For fifteen years the United States has had a test-based accountability system in place supposedly to close achievement gaps, raise school achievement, and drive school staff to work harder. There is widespread agreement that No Child Left Behind (now to be replaced by the Every Student Succeeds Act) has failed to close achievement gaps and significantly raise overall achievement for the students who are farthest behind.

Among academic experts on education there is also widespread agreement about what needs to change to help students who struggle.  Expansion of school privatization and libertarian “freedom of choice” for a few students is definitely not the prescribed treatment for what is a much deeper set of problems.

Helen Ladd, a well-known professor of public policy and economics at Duke University, just published an extensive analysis of the No Child Left Behind Act in the Journal of Policy Analysis and Management.  No Child Left Behind relied almost exclusively, Ladd writes, “on tough test-based incentives. This approach would only have made sense if the problem of low-performing schools could be attributed primarily to teacher shirking as some people believed, or to the problem of the ‘soft bigotry of low expectations’ as suggested by President George W. Bush. But in fact low achievement in such schools is far more likely to reflect the limited capacity of such schools to meet the challenges that children from disadvantaged backgrounds boring to the classroom. Because of these challenges, schools serving concentrations of low-income students face greater tasks than those serving middle class students. The NCLB approach of holding schools alone responsible for student test score levels while paying little if any attention to the conditions in which learning takes place is simply not fair either to the schools or the children and was bound to be unsuccessful.”

At Stanford University, sociologist Sean Reardon has demonstrated widening residential segregation of our society by family income.  Reardon, with Kendra Bischoff of Cornell University, shows that across 117 metropolitan areas the proportion of families living in either very poor or very affluent neighborhoods increased from 15 percent in 1970 to 33 percent by 2009, and the proportion of families living in middle income neighborhoods declined from 65 percent in 1970 to 42 percent in 2009. Reardon and Bischoff believe that economic, “segregation is likely more consequential for children than for adults for two reasons. First most children spend a great deal of time in their neighborhood, making that immediate context particularly salient for them, while adults generally work and socialize in a larger geographic area. Second, for children, income segregation can lead to disparities in crucial public amenities, like schools, parks, libraries, and recreation.”  Children are affected by “neighborhood composition effects” such as the poverty rate, the average educational attainment level and the proportion of single parent families in their neighborhood as well as by “resource distribution effects” that include investments in their schools and recreation facilities as well as the presence of public hazards like pollution or crime. Reardon demonstrates here that along with growing residential segregation by income has been a simultaneous jump in an income-inequality school achievement gap.  The achievement gap between the children with income in the top ten percent and the children with income in the bottom ten percent, was 30-40 percent wider among children born in 2001 than those born in 1975, and twice as large as the black-white achievement gap.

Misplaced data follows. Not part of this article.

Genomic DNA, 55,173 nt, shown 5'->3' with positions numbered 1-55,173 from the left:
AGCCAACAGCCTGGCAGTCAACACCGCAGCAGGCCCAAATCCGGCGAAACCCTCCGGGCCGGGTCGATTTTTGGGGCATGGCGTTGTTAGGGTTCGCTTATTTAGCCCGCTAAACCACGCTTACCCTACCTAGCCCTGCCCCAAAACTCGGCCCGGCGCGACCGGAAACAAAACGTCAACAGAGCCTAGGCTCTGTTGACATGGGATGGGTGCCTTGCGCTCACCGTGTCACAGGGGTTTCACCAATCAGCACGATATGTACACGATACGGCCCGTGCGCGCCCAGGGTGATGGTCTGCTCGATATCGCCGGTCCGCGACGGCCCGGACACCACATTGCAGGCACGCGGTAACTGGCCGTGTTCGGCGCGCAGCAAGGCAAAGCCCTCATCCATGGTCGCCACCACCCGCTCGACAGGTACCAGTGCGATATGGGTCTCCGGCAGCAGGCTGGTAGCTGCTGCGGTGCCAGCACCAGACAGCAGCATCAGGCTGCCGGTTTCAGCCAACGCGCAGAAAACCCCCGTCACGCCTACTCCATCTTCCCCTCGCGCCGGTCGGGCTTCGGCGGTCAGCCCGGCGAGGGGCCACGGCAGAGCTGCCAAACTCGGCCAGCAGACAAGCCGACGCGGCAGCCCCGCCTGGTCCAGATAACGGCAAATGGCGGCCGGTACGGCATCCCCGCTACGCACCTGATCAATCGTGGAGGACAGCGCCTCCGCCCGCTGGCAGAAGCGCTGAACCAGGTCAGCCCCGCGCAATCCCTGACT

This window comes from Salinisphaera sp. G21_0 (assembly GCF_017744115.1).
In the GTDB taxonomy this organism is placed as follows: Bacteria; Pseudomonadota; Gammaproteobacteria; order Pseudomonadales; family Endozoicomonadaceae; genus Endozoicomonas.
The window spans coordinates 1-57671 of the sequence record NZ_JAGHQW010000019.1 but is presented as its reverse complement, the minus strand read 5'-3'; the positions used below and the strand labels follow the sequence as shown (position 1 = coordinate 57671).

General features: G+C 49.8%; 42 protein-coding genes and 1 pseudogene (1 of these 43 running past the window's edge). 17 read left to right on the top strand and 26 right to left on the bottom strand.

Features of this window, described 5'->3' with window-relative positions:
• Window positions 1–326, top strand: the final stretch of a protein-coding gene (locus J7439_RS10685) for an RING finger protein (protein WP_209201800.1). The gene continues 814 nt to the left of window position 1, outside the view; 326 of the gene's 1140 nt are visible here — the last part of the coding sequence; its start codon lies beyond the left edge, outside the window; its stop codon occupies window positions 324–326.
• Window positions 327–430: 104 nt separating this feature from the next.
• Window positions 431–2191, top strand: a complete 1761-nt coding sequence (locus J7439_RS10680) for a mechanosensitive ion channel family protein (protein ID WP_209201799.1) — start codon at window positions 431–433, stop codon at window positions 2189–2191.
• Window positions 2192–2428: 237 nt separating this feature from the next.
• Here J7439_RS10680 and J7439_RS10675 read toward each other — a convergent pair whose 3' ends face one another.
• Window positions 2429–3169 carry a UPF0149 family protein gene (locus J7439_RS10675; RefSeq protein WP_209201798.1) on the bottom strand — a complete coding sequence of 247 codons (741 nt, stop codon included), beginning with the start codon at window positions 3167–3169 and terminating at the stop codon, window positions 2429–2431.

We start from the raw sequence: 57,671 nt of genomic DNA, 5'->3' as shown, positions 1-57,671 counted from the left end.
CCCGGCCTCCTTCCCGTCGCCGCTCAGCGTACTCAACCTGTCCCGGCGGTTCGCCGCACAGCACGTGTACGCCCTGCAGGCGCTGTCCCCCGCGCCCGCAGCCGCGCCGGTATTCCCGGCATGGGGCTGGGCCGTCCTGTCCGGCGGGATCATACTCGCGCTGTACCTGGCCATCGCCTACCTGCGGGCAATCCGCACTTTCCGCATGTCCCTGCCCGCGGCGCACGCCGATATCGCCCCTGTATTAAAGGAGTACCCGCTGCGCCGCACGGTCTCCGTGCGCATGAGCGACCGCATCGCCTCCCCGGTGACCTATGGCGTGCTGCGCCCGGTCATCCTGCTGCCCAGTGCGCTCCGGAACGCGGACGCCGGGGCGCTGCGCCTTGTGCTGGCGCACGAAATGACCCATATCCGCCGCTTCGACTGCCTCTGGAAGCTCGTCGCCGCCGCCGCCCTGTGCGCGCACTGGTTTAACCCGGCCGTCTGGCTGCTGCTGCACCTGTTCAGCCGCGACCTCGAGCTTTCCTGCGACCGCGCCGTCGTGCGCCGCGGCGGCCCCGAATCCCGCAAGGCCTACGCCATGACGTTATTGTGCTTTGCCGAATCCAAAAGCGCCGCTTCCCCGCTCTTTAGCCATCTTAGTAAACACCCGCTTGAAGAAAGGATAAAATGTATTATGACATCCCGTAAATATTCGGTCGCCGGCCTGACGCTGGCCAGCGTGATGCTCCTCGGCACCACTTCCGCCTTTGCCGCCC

David Berliner, former dean of the school of education at Arizona State University and a past president of the American Educational Research Association, in a recent short column published by Valerie Strauss at the Washington Post, explains how aggregate standardized test scores reflect Reardon’s findings: “As income increases per family from our poorest families (under 25th percentile in wealth), to working class (26th-50th percentile in family wealth), to middle class (51st to 75th percentile in family wealth), to wealthy (the highest quartile in family wealth), mean scores go up quite substantially. In every standardized achievement test whose scores we use to judge the quality of the education received by our children, family income strongly and significantly influences the mean scores obtained… Over the years, in many communities, wealthier citizens and government policies have managed to consign low-income students to something akin to a lower caste.”